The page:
This Old Guitar

A few weeks ago, I started playing my acoustic guitar again, and singing to Jody.  It’s been many months, if not a year or two.  I learned the basics during group lessons in Ottawa in 1972.  You could say that I’ve never gone beyond that, sticking with a few chords and a flat pick.  I’ve imagined myself as one of the virtuosos I often see on DVDs, playing cool melody lines while I fingerpick away.  Not in this lifetime, I believe.

I’ve also fantasized about being Canada’s next great singer-songwriter, in the tradition of Stan Rogers, David Francey and James Keelaghan.  Touching people with lyrics that speak of our human condition.  I’ve even written a few songs but they’re  not very good.  I don’t seem to have an anthem akin to John Lennon’s “Imagine” sitting on the tip of my tongue.

Number three in my “wish fors” has been to form a folk group – say two men and three women, guitar, fiddle, mandolin, double bass and keyboard.  Exquisite vocal harmonies that take the listener away.  Playing for audiences – large or small -bowing to the applause, contributing.  Nothing happening on that front at the moment.

I finally see that all of those supposed deficits are okay.  I just want to sing beautiful songs to my beautiful wife.  I don’t care who wrote it, or that I didn’t.  Here’s John Denver’s ode to music shared:

This old guitar taught me to sing a love song
It showed me how to laugh and how to cry
It introduced me to some friends of mine
And brightened up some days
It helped me make it through some lonely nights
Oh, what a friend to have on a cold and lonely night

I’ve sure laughed – try “Dropkick Me Jesus Through the Goal Posts of Life”, for example.  And I’ve cried.  “Song for the Mira” comes to mind, with a man reliving his youth and contemplating his death.  I’ve sung songs in the dark of English Bay Beach in Vancouver, in my dorm room at the Prince of Wales Hotel, and at sunset while hitchhiking through Northern Ontario, with no ride in sight.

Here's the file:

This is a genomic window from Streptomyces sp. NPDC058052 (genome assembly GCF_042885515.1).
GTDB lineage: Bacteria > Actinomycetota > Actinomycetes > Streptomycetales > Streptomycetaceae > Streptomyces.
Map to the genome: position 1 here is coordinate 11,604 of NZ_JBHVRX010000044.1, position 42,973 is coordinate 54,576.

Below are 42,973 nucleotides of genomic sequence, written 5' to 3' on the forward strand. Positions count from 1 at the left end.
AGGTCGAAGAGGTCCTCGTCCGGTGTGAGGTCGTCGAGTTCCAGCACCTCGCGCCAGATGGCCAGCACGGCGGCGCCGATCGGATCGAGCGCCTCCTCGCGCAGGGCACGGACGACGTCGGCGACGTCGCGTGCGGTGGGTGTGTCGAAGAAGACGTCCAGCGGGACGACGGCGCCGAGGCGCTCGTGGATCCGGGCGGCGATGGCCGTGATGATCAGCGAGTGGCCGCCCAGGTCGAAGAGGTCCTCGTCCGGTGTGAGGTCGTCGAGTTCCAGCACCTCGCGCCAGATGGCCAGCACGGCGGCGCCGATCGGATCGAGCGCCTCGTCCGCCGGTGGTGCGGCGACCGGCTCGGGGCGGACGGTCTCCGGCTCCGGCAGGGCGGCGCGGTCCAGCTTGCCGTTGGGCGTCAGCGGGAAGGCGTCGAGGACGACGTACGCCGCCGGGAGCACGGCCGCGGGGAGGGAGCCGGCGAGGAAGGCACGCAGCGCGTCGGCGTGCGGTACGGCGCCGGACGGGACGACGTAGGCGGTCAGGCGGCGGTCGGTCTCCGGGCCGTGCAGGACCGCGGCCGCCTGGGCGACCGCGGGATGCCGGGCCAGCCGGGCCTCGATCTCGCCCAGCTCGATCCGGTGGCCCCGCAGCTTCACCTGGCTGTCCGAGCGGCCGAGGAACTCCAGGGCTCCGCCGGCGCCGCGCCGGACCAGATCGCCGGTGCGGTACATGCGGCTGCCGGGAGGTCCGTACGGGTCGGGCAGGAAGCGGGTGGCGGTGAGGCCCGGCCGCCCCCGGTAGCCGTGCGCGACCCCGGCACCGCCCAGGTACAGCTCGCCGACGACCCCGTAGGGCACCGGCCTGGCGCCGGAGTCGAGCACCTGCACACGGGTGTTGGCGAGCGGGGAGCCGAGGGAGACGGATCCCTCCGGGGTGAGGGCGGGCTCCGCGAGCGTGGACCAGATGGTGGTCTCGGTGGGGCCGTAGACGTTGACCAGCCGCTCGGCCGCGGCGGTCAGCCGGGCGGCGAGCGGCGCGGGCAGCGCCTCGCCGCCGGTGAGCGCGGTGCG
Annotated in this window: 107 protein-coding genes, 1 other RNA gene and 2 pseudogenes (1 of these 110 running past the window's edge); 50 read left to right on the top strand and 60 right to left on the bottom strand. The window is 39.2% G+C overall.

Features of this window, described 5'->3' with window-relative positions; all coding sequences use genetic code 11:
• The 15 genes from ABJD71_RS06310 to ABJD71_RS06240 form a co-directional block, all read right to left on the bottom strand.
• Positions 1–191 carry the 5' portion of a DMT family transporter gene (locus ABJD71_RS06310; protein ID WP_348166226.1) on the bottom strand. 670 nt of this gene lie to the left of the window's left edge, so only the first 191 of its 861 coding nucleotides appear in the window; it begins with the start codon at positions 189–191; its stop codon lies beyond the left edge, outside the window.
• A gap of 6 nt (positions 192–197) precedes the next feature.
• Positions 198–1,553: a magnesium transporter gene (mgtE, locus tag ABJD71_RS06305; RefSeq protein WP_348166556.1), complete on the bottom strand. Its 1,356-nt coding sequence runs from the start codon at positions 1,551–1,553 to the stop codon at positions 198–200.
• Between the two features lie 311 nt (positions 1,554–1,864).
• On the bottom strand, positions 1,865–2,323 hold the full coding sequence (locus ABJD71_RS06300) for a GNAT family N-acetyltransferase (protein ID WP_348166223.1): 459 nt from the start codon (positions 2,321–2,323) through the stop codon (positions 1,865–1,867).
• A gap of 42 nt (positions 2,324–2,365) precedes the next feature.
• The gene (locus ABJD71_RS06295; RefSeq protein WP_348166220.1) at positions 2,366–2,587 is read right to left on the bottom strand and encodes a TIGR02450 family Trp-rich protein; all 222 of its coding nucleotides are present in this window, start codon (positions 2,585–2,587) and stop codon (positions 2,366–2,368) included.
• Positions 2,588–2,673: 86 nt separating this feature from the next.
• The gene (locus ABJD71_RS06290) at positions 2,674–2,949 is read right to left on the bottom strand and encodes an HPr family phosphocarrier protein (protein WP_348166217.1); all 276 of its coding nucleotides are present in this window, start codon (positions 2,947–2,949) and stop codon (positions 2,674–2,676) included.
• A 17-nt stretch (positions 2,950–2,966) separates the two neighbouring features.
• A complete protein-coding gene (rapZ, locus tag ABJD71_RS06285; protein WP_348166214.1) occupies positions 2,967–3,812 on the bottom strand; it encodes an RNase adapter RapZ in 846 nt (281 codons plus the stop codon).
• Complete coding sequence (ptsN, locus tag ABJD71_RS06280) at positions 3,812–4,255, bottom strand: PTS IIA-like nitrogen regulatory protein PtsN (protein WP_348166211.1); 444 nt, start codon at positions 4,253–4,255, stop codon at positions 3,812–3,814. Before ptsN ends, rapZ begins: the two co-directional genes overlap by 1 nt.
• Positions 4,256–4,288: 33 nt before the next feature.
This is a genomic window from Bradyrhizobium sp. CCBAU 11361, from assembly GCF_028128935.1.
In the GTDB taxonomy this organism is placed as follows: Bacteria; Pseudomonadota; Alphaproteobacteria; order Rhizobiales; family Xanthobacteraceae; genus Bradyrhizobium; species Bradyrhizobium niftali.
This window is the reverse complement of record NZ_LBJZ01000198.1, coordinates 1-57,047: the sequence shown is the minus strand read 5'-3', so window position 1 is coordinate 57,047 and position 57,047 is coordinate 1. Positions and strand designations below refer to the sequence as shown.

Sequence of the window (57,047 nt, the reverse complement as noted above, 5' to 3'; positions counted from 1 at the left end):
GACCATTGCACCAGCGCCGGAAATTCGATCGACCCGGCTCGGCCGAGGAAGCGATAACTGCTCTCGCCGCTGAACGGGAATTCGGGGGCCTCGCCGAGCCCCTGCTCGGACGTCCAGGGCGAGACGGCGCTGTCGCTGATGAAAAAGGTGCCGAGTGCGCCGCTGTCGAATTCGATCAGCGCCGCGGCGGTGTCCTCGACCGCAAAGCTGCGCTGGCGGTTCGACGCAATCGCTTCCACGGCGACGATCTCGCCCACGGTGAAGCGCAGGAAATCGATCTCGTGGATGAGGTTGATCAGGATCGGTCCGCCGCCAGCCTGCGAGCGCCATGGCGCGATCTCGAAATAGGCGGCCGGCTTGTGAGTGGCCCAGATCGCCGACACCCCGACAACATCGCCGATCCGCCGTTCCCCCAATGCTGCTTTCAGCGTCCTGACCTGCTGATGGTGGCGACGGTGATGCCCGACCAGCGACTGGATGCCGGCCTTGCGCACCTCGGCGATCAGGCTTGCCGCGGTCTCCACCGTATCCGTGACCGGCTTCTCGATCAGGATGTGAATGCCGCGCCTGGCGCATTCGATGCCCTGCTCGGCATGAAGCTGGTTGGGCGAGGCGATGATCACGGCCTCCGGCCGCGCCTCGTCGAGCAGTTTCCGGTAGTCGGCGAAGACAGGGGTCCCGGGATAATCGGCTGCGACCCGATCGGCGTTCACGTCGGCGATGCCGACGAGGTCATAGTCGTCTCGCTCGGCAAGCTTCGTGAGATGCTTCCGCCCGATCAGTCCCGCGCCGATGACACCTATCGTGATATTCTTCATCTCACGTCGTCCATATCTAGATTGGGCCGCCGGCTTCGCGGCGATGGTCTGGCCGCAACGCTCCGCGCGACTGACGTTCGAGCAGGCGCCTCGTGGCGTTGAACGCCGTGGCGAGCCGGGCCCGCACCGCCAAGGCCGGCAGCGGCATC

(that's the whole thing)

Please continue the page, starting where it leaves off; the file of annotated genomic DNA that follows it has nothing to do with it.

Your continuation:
This old guitar gave me my lovely lady
It opened up her eyes and ears to me
It brought us close together
And I guess it broke her heart
It opened up the space for us to be
What a lovely place and a lovely space to be

When Jody and I first met in the 1980s, I favoured her with a few tunes that brought a smile to her face: “Annie’s Song” (You Fill Up My Senses), “How Can I Tell You That I Love You”, “Mr. Bojangles” and “Free in the Harbour”, the story of whales swimming untroubled in the waters of Hermitage Bay.  I struggled to express my own words of love but the songs said it so well.  And still do.

This old guitar gave me my life, my living
All the things you know I love to do
To serenade the stars that shine
From a sunny mountainside
Most of all to sing my songs for you
I love to sing my songs for you
Yes I do, you know, I love to sing my songs for you

Okay, not exactly my living.  I’ve easily been able to keep my amateur status.  But I’ve serenaded a few stars with songs such as “Poems, Prayers and Promises” and “Be Not Afraid”.  And moonlit asphalt has been my companion as my thumb and I let “The Long and Winding Road” surround us.

But it’s into your eyes, Jodiette, that the melodies and the chords truly find their way.  And our hearts vibrate in response.

 

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